One of the biggest learning curves for many people switching to mirrorless is going from an optical VF to Electronic VF. In the past, EVFs have not been overly inspiring, they could lag, blackout during a shot, or just look a little too “TV-like”. That is largely irrelevant now. In most circumstances, the best EVFs will perform remarkably well. There is also a subtle software component that can make EVFs seem more optical-like and that is where the Z8 VF shines. The Z9 was one of the first EVFs that really felt like (to me) you were using an optical VF for the most part. The Z8 VF is identical and really pleasant to use. Is it perfect? Not quite. If you do not use a good strong focus light on a night dive, certain focus modes seem to cause some crunchiness in the EVF display and the option of shooting in red light mode is largely off the table with any of the current electronic viewfinders on any camera. On the plus side, Nikon’s popularity in stellar photography inspired them to offer a “Starlight View”. This is a very useful tool for night dives and especially for Blackwater dives. This lowers the AF sensitivity to about -8.5EV which is an amazing accomplishment and makes it easier to view tough subjects. The data displays also turns red to help preserve your night vision. There is already talk that the Z8 will be “THE” blackwater camera and feedback from the field looks good.

Once you get comfortable with reviewing your images through the EVF display, you will never want to go back. I find turning off auto playback and utilizing the playback lever perfectly placed by my left thumb on the Nauticam housing to be intuitive and a game changer for confirming focus when needed. All while never missing the action by taking my eye away from the viewfinder.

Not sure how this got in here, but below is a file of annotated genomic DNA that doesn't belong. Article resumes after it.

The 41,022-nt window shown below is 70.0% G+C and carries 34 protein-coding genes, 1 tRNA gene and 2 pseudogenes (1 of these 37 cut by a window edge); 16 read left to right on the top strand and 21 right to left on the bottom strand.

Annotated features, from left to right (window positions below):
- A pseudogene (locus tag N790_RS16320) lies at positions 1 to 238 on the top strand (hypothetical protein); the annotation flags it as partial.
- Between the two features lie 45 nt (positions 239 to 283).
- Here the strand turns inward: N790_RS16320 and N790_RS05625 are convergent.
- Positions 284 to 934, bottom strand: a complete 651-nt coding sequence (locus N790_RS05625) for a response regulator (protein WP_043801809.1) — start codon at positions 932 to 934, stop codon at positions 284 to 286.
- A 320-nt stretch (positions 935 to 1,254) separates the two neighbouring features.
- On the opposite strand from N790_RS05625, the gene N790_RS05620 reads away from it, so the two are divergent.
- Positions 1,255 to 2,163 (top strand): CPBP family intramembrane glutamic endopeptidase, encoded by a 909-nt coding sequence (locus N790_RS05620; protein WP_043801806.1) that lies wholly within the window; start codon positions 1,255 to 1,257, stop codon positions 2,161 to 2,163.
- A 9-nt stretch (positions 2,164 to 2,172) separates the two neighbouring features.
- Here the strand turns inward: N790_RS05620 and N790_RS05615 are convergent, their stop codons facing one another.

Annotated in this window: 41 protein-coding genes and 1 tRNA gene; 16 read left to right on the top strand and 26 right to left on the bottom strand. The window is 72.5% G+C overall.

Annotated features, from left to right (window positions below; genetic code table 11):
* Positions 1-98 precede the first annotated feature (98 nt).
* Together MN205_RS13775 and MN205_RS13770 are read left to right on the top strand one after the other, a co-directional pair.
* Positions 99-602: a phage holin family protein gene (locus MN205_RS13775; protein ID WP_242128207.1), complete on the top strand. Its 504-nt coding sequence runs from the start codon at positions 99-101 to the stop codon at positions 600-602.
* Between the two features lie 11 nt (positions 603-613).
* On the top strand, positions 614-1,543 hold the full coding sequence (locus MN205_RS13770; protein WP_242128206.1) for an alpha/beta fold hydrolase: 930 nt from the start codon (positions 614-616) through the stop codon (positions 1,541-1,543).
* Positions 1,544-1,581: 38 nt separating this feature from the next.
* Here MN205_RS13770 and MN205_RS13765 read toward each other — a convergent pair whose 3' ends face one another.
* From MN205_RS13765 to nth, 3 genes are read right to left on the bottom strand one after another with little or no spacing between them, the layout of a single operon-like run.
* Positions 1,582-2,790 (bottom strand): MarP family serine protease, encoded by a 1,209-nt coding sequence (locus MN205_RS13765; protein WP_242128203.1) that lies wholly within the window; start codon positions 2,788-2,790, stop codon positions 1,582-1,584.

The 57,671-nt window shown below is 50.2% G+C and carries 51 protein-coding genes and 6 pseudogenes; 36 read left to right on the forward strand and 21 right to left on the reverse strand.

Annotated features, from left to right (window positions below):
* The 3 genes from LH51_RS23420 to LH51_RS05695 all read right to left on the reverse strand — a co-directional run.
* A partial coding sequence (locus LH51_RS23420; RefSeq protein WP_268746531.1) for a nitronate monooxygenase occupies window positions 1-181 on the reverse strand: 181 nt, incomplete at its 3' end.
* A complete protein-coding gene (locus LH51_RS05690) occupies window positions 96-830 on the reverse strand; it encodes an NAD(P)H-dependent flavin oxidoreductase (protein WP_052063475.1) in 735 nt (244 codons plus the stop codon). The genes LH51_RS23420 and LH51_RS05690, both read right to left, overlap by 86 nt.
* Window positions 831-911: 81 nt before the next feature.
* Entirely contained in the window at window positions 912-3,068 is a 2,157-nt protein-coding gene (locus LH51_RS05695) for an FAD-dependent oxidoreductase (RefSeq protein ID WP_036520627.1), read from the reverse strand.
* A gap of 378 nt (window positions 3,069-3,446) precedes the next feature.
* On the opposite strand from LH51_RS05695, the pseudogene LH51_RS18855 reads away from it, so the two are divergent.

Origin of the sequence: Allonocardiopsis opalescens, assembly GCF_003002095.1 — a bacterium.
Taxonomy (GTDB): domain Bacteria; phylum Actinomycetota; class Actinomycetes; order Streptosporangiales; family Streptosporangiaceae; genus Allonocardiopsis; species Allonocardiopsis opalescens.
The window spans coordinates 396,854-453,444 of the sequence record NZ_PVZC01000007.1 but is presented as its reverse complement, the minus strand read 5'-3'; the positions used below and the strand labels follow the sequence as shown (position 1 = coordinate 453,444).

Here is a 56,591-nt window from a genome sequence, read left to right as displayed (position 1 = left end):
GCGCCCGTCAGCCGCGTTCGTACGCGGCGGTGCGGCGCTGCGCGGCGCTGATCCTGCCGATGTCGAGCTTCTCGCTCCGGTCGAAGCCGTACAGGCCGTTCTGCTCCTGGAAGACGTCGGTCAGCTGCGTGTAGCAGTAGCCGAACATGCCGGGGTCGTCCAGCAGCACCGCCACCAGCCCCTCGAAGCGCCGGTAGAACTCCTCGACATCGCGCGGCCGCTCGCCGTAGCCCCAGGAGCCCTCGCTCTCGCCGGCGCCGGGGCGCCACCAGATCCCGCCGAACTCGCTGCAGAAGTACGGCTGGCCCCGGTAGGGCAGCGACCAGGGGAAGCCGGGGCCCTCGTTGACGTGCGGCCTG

Considering all the benefits of utilizing the viewfinder, I think every Z8 owner shooting primarily stills should consider one of Nauticam’s new Full Frame Enhanced Viewfinders. These new viewfinders were designed in response to the ever-increasing size of the EVFs coming out that demanded a whole new optic design. Even on traditional DSLRs, using the new FF viewfinders show just how much sharper and defined the optics are.

AF designed to fit every style of shooting

I have always found Nikon cameras to generally be better auto focusing still cameras than most, if not all, of their contemporaries when they release a properly developed camera. This is particularly true when it comes to low light and challenging macro fish portrait photography. The Z8 lives up to that tradition and then some. But getting the most out of the camera does require some experimenting to find what works best for each individual’s style. There are a LOT of AF options including different shapes and sizes of AF area and various tracking and animal recognition features. It pays not to just pick the same old focus size you have always used in the past, but rather take advantage of the new menu of tools at your disposal. For instance, I found that a wide, short, rectangular shaped focus area worked great for shark photography and reef scenics, thus eliminating the need to move a simple group focus around for composition. Wide angle focusing is essentially instant and consistent.